The interviewees in Baddiel’s documentary are drawn overwhelmingly from the worlds of film, theatre, and television, and it only occasionally touches on the ways in which Jewish communal life is composed and constituted. That might not matter, except that when the thesis is posed in terms of an argument for Jews, as a community, to take their place alongside other minority-identity communities, the film suffers from a lack of any interrogation of that framework itself.
Competition over position in a perceived hierarchy of grievance is inevitably produced by official state multiculturalism which, despite formally promoting integration, functionally incentivises minority groups to silo themselves in their own “communities”, each with their own “community leaders”. These leaders act as mediators between the community and the state, sometimes also acting as an ideologically or materially disciplinary force for the state within the community. If affirming our own group’s status within that framework is what it means to be “counted”, then we should reject it.
For myself, I prefer the aspiration expressed by Steve Cohen, the seminal critic of antisemitism on the British left, to “become the kind of Jew the antisemites warned against: the cosmopolitan of no fixed identity.” Cohen went on: “And I hope you are willing to surrender your own tribal, ethnic, nationalist, and religious identities and allegiances. Join me as a traitor to your own traditions. Become cosmopolitans!” In other words: do not jostle to be “counted”, reject the entire basis on which the “counting” is done – and certainly reject the authority of community leaders and the state to determine it.
(It is true that some on the left assert this kind of critique of Jewish particularism and identitarianism whilst failing to critique, or even defending as progressive, the particularism and identitarian communalism of other communities. But the unprincipled inconsistencies of some on the left should spur those who aspire to a more principled left to greater consistency, not to reject the horizon of cosmopolitan universalism altogether.)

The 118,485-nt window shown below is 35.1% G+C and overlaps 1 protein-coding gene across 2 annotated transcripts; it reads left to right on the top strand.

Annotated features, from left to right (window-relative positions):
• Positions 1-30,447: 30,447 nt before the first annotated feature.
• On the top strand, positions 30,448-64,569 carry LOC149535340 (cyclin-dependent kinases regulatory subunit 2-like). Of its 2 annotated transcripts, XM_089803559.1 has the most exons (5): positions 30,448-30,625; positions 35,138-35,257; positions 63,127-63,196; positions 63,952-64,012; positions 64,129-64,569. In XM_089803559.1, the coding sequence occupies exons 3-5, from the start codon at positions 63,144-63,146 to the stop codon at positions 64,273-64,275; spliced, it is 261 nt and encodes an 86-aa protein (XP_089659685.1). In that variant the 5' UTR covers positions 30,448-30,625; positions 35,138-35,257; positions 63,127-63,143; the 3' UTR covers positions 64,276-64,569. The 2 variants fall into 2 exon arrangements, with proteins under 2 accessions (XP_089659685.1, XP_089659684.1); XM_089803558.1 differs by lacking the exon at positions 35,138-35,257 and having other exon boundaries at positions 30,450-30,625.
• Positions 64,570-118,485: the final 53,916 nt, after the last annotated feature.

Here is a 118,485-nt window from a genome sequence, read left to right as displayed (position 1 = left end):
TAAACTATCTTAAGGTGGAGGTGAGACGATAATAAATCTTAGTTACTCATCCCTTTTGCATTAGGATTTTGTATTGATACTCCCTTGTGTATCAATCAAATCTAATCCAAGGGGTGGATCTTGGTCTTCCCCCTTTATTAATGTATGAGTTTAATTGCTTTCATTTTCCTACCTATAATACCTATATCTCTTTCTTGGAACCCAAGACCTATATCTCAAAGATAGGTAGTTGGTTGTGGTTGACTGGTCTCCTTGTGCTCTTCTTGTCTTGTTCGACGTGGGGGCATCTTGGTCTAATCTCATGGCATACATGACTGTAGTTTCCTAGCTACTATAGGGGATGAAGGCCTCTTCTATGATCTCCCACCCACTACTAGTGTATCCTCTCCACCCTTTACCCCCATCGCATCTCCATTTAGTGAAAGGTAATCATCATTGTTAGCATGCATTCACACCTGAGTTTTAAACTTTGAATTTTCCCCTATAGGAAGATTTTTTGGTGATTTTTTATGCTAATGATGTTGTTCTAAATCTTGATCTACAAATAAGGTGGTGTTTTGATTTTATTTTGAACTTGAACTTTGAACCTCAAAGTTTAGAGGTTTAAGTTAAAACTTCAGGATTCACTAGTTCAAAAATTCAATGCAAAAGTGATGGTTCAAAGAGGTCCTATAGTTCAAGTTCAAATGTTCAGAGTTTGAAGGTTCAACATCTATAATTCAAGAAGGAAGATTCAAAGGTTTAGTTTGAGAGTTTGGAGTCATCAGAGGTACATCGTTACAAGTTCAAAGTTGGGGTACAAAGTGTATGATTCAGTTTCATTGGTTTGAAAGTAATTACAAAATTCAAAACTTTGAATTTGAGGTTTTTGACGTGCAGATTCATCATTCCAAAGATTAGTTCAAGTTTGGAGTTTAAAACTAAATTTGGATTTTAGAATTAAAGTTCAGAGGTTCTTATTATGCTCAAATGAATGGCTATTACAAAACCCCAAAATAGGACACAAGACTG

It is undeniable that Baddiel’s observations and the conclusions he has drawn from his experiences resonate with many Jews. Dismissing his arguments out of hand, without engaging with their substance, serves only to compound an already messy debate, which frequently produces far more heat than light. Although often unacknowledged or denied, parts of the left do have an issue with antisemitism, either in terms of a failure to recognise it, or in terms of having integrated its “pseudo-emancipatory” claims into distorted critiques of capitalism and imperialism.
Baddiel’s interventions can help provoke debate around these issues and call attention to (parts of) a real problem. But he offers a half-formed and sometimes misleading perspective on the nature of that problem, and very little in the way of transformative solutions to it. Baddiel’s supporters might counter that he is a comedian, not a political theorist. If he poses questions, it is for others to round out the analysis and provide the solutions. Perhaps; if only Steve Cohen had had the benefit of a platform on national television.
But it would do Baddiel a disservice to treat his work as something less than what he calls it – a “thesis”. As a critical analysis of contemporary antisemitism, it is ultimately flawed. For those of us who wish to do more than ensure Jews and antisemitism are formally “counted”; for those of us who wish to question the implications of official multiculturalism, communalism, and identity politics, rather than affirm our place within them; and for those of us who wish to counter the pseudo-emancipatory claims of antisemitism with a genuinely emancipatory politics in a way that is unapologetically radical rather than “quiet and uncertain”, it is our responsibility to extend and amplify the analyses Cohen and others have developed within debates that interventions like Baddiel’s continue to stimulate.
Small portions of this article are adapted from a speech given at Elstree Liberal Synagogue in December 2021 on the question “antisemitism: why does it persist?”, which can be viewed online here.
Don’t be so coy, Daniel. You’re in the Alliance for Workers Liberty organisation that has, shall we say, an unusual stance on Israel. It also supported the invasion of Iraq. It’s almost as if (cough) they’re not a real left wing organisation at all.
And such a lovely photo of David and Rachel.
Thanks for your illuminating response. Just a note: when attempting to criticise a political organisation, it helps not to tell demonstrable lies about the positions it holds.